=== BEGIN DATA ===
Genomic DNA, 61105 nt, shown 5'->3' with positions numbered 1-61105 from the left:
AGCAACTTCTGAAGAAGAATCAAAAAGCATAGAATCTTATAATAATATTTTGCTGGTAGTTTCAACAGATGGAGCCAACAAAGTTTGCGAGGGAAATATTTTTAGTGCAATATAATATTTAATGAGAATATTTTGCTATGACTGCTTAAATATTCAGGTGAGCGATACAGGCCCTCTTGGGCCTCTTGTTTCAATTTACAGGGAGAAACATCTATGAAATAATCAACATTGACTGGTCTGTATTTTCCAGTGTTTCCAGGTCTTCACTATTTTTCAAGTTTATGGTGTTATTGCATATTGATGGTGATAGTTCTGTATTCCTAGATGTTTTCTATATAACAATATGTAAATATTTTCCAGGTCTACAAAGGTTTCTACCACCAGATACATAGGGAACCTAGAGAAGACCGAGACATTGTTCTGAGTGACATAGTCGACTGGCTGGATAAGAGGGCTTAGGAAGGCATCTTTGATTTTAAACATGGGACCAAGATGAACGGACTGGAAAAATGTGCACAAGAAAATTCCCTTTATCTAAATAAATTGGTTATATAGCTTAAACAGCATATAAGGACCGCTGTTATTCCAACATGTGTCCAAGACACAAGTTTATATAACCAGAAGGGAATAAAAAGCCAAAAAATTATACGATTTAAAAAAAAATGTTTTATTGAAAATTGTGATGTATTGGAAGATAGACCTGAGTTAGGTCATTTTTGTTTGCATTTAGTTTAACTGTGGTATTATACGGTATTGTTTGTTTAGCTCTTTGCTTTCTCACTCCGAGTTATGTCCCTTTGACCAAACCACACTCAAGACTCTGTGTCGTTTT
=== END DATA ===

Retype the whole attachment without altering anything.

Genomic DNA, 61105 nt, shown 5'->3' with positions numbered 1-61105 from the left:
AGCAACTTCTGAAGAAGAATCAAAAAGCATAGAATCTTATAATAATATTTTGCTGGTAGTTTCAACAGATGGAGCCAACAAAGTTTGCGAGGGAAATATTTTTAGTGCAATATAATATTTAATGAGAATATTTTGCTATGACTGCTTAAATATTCAGGTGAGCGATACAGGCCCTCTTGGGCCTCTTGTTTCAATTTACAGGGAGAAACATCTATGAAATAATCAACATTGACTGGTCTGTATTTTCCAGTGTTTCCAGGTCTTCACTATTTTTCAAGTTTATGGTGTTATTGCATATTGATGGTGATAGTTCTGTATTCCTAGATGTTTTCTATATAACAATATGTAAATATTTTCCAGGTCTACAAAGGTTTCTACCACCAGATACATAGGGAACCTAGAGAAGACCGAGACATTGTTCTGAGTGACATAGTCGACTGGCTGGATAAGAGGGCTTAGGAAGGCATCTTTGATTTTAAACATGGGACCAAGATGAACGGACTGGAAAAATGTGCACAAGAAAATTCCCTTTATCTAAATAAATTGGTTATATAGCTTAAACAGCATATAAGGACCGCTGTTATTCCAACATGTGTCCAAGACACAAGTTTATATAACCAGAAGGGAATAAAAAGCCAAAAAATTATACGATTTAAAAAAAAATGTTTTATTGAAAATTGTGATGTATTGGAAGATAGACCTGAGTTAGGTCATTTTTGTTTGCATTTAGTTTAACTGTGGTATTATACGGTATTGTTTGTTTAGCTCTTTGCTTTCTCACTCCGAGTTATGTCCCTTTGACCAAACCACACTCAAGACTCTGTGTCGTTTT